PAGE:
Ask Your Pharmacist

January 23, 2024
Q:

I just found out I am pregnant. Both of my sisters were really sick during their pregnancies so I am wondering if there is anything I can take to prevent this from happening to me?

A:

Nausea and vomiting in pregnancy are often referred to as morning sickness, although it can occur at any time of day. Mild nausea with or without vomiting are very common pregnancy symptoms and are reported in up to 90 per cent of pregnancies. Symptoms typically start during the first trimester around week 5 and resolve in the second trimester by week 20. For a small percentage of people these symptoms will persist throughout the entire pregnancy.

The exact cause of these symptoms is not fully understood but it is believed that hormonal changes and genetic predisposition play a key role. A hormone called hCG (human chorionic gonadotropin) rises to its highest level in the first trimester around the time when symptoms start. Another hormone called estrogen increases in the first trimester and decreases later in pregnancy often around the time when symptoms begin to subside. These two hormones are identified as the most likely culprits, but your genes also come into play. If your mother or sister experienced morning sickness, it increases the likelihood of you having these symptoms as well. Being pregnant with more than one child at a time is also a risk factor for nausea and vomiting.

To reduce the frequency and severity of your symptoms dietary changes are often necessary. Try eating smaller meals more often and opt for foods that are high in protein and high in carbohydrates to give your body the energy it needs and to keep you feeling full for longer. Since your stomach is more sensitive eat only foods that appeal to you and avoid foods that are fatty, fried or spicy. Keeping a box of crackers beside your bed and having a few 15 minutes before you slowly get out of bed in the morning can be helpful to reduce nausea. Also, avoid eating right before going to bed or lying down right after a meal. If your prenatal multivitamin seems to be worsening your nausea, try taking it in the evening with your supper meal.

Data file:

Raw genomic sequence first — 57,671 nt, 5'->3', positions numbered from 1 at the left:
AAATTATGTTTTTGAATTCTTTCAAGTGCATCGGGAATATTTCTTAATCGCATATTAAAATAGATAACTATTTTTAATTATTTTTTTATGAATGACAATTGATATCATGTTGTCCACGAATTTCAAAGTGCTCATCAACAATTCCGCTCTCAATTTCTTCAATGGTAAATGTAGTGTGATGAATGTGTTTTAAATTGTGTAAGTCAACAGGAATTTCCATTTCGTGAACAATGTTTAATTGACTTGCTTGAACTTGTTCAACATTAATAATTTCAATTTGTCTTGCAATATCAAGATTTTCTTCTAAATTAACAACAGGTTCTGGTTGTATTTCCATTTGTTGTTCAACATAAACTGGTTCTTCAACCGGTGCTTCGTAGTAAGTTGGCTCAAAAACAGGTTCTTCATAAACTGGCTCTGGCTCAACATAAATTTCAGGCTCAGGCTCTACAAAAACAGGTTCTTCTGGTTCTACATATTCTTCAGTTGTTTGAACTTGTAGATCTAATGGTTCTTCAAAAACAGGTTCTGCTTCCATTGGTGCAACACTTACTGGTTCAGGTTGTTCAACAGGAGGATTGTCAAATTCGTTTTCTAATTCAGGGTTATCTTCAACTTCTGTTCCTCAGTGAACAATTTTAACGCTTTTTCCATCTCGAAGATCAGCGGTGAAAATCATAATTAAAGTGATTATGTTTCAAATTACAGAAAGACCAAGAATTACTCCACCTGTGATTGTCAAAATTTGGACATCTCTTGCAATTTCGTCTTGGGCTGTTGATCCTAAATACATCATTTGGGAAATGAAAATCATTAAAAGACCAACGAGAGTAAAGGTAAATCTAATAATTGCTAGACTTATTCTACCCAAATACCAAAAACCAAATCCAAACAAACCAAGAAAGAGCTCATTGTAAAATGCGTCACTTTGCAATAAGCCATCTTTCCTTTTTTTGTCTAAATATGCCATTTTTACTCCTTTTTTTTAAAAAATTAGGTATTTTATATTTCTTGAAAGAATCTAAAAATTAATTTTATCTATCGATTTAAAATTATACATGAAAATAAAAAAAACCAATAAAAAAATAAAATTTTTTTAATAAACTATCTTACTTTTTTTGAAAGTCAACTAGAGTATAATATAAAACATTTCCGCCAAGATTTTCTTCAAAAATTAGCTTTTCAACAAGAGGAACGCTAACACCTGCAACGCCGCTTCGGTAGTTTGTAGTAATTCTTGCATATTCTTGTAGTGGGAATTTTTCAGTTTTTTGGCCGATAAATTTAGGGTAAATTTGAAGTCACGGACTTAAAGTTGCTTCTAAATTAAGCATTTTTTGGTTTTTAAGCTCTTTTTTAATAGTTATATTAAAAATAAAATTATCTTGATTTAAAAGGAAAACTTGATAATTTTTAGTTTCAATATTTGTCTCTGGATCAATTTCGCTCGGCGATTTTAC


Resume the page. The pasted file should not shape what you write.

If your symptoms start to become bothersome, speak to you doctor or your pharmacist, as pharmacists in New Brunswick can assess and prescribe for nausea, about a prescription medication called doxylamine/pyridoxine (Dicletin). It is the first line choice for treating morning sickness and it needs to be taken on a regular basis to be effective. The dose you take in the evening helps with your morning symptoms, the dose you take in the morning helps with your afternoon symptoms, and the dose you take in the afternoon helps with your evening symptoms. You can also try dimenhydrinate (Gravol) over-the-counter as a second line choice, if you find a full tablet makes you too drowsy try taking just half a tablet. Many natural options to treat your symptoms exist as well and results can vary from person to person. Ginger tablets and acupuncture or acupuncture wristbands tend to be the ones that are most commonly recommended.

Acid reflux is another common condition that occurs during pregnancy and one of its symptoms can be nausea. Over-the-counter calcium carbonate (Tums) is often the first product chosen to treat acid reflux. If you are not experiencing sufficient relief, ranitidine (Zantac) is a step up from calcium carbonate but can be difficult to find in some pharmacies in recent years. You can speak to your doctor about getting a prescription for a proton pump inhibitor to reduce acid production such as omeprazole (Losec).

In some cases, severe nausea and vomiting can lead to dehydration and weight loss, a condition known as hyperemesis gravidarum. It is important to seek medical attention if you are experiencing symptoms of dehydration such as dry mouth, increased thirst, sunken eyes, decreased urination or dark coloured urine or if you are losing weight as you may require intravenous fluids, electrolyte or vitamin replenishment and other prescription medications to treat your symptoms.

You should also consult your doctor if your nausea and vomiting is severe, persistent and impedes your daily activities without signs of dehydration or weight loss as this can also warrant additional prescription anti-nauseants such as metoclopramide or ondansetron. A trip to the doctor is also needed if your nausea begins after the ninth week of pregnancy or if you see blood or small black particles in your vomit.

Erin Thompson (BSc, BScPharm) is a graduate of Dalhousie University and a community pharmacist practicing at Shoppers Drug Mart in Quispamsis N.B. Her opinions expressed in this newspaper are published for educational and informational purposes only, and are not intended as a diagnosis, treatment or as a substitute for professional medical advice, diagnosis or treatment. Send your questions to AskYourNBPharmacist@gmail.com.